This sparkling Terence Rattigan double bill is the strongest of the opening plays in Kenneth Branagh's West End season
An old-fashioned rep company flogging creaky versions of Shakespeare’s ‘The Winter’s Tale’ and ‘Romeo and Juliet’, led by an old luvvie whose career has, frankly, seen better days…
Okay, it would be manifestly churlish to apply that description to the Kenneth Branagh Company, especially as we won’t see their ‘Romeo and Juliet’ until next year. But with a modicum of naughtiness that summary of Terence Rattigan’s sparkling backstage farce ‘Harlequinade’ can be applied to the overwrought ‘Winter’s Tale’ that it’s running in rep with. And the bizarre thing is, Sir Ken surely knows that on some level.
In ‘Harlequinade’, he stars, brilliantly, as blithely un-self-aware old thesp Arthur Gosport, a man who would surely applaud Branagh’s ludicrously overwrought turn as Leontes in the concurrently-running ‘Tale’. There were moments where I had the mad thought that Branagh and Rob Ashford – who co-directs both plays with him – had staged their overripe ‘Tale’ purely as a set up for the punchline of ‘Harlequinade’. Obviously not, but the programming exhibits a level of self-consciousness the ‘Tale’ could have done with.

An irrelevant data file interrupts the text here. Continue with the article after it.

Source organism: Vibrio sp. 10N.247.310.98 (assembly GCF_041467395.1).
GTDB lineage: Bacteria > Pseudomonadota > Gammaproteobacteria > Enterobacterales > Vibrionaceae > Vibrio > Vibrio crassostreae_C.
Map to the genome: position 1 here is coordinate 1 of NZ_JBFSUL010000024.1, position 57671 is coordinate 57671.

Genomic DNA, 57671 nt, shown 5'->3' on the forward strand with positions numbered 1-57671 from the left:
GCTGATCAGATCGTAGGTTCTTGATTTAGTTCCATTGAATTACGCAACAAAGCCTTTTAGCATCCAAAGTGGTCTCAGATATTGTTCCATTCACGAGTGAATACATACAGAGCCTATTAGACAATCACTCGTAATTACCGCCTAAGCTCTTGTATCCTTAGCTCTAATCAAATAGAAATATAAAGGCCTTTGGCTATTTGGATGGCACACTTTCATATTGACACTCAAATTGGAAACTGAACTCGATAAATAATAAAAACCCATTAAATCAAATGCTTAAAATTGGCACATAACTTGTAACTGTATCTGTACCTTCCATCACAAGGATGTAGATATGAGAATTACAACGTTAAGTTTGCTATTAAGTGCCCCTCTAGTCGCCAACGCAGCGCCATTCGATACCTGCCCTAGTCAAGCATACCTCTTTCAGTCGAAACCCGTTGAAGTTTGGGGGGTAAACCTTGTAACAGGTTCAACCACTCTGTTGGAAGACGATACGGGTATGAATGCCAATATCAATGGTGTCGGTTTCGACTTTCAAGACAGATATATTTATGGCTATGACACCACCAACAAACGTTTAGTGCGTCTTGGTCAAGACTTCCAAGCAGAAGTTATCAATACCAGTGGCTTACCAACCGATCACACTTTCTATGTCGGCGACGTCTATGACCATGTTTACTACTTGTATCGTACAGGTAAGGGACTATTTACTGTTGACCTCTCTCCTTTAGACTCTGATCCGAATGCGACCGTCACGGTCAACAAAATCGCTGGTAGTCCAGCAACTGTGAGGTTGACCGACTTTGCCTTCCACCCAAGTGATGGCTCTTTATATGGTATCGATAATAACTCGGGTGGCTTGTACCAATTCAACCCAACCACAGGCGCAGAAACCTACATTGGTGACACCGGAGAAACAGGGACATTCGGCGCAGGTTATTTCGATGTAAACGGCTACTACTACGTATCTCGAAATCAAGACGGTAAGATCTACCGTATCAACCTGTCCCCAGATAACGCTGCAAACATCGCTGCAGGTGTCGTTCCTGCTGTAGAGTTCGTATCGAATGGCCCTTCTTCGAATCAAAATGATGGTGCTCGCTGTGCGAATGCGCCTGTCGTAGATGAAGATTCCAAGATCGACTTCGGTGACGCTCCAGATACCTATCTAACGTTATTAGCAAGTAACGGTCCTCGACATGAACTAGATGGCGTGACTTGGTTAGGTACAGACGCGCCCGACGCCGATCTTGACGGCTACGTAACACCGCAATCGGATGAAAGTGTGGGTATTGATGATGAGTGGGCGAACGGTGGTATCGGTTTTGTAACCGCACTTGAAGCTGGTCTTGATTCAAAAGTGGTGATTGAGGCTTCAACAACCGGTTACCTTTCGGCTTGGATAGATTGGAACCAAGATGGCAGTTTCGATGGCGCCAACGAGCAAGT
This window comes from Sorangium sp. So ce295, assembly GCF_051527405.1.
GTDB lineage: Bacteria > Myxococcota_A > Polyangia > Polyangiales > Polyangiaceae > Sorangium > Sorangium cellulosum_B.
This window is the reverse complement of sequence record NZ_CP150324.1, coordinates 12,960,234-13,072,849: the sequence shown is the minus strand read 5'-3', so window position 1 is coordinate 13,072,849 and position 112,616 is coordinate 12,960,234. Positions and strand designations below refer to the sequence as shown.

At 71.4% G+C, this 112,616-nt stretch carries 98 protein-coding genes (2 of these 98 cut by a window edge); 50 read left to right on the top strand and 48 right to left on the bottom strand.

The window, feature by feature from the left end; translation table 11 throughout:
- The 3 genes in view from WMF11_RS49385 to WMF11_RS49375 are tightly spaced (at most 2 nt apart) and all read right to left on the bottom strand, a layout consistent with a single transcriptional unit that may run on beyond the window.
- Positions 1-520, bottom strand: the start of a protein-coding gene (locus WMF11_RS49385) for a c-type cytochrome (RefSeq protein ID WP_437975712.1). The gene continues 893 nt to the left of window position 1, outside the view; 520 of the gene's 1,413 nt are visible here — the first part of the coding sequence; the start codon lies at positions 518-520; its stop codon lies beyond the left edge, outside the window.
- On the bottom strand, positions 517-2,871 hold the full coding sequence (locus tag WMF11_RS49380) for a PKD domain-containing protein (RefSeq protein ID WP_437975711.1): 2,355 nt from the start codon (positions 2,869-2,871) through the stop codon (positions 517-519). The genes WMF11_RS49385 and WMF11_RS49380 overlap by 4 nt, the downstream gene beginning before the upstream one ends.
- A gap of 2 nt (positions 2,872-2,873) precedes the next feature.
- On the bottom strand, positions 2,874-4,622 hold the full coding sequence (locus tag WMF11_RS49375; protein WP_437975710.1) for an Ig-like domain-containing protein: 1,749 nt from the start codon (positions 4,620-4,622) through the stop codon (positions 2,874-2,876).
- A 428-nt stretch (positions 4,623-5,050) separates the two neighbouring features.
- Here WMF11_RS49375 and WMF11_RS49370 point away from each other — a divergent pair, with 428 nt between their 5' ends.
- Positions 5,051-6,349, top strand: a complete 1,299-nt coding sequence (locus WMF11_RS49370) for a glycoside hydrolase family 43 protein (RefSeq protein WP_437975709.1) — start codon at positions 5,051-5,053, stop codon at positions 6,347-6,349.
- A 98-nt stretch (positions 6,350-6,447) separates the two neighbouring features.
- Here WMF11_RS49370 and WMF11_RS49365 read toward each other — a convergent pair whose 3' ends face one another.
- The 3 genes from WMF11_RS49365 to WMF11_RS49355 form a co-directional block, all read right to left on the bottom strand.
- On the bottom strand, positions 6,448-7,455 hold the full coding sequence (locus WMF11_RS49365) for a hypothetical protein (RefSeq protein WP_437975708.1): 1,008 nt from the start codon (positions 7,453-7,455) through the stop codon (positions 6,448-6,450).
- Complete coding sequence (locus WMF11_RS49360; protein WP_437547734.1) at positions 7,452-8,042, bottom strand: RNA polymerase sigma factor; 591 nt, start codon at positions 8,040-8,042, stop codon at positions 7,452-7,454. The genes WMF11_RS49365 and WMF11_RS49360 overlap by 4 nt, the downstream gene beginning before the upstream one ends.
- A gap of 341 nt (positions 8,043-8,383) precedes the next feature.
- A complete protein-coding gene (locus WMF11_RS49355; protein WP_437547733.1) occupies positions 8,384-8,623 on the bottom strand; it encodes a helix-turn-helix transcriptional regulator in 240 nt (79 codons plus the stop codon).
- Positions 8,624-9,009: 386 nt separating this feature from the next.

‘Harlequinade’ is a proto-‘Noises Off’ comedy that has the reputation of being a bit of froth, and fair enough. But before it starts, though, there’s a well-judged shot of pathos with a performance of the short Rattigan monologue ‘All On Her Own’. In it Zoe Wanamaker plays a widow drunkenly dissecting the failure of her marriage to her late husband. She cuts a slightly absurd figure, adopting her husband’s Huddersfield accent to enter a dialogue with herself – but Wanamaker’s performance is a miniature tour de force as she mercilessly drives herself to confront the failings of her marriage and her culpability for them.
On to the main play, and Branagh is genuinely fantastic as Gosport, a jaded but hopeful old ham whose youthful indiscretions catch up with him as he tours a creaky production of ‘Romeo and Juliet’ around the provinces. Branagh really is a great comic, bringing a John Cleese-ish deadpan charm to the part of an absurd man entirely detached from reality, sheltered from the outside world by his long-suffering company. It’s giving me a headache to even contemplate the fact that he can do this and not see how silly his Leontes is, but that’s showbiz, I suppose.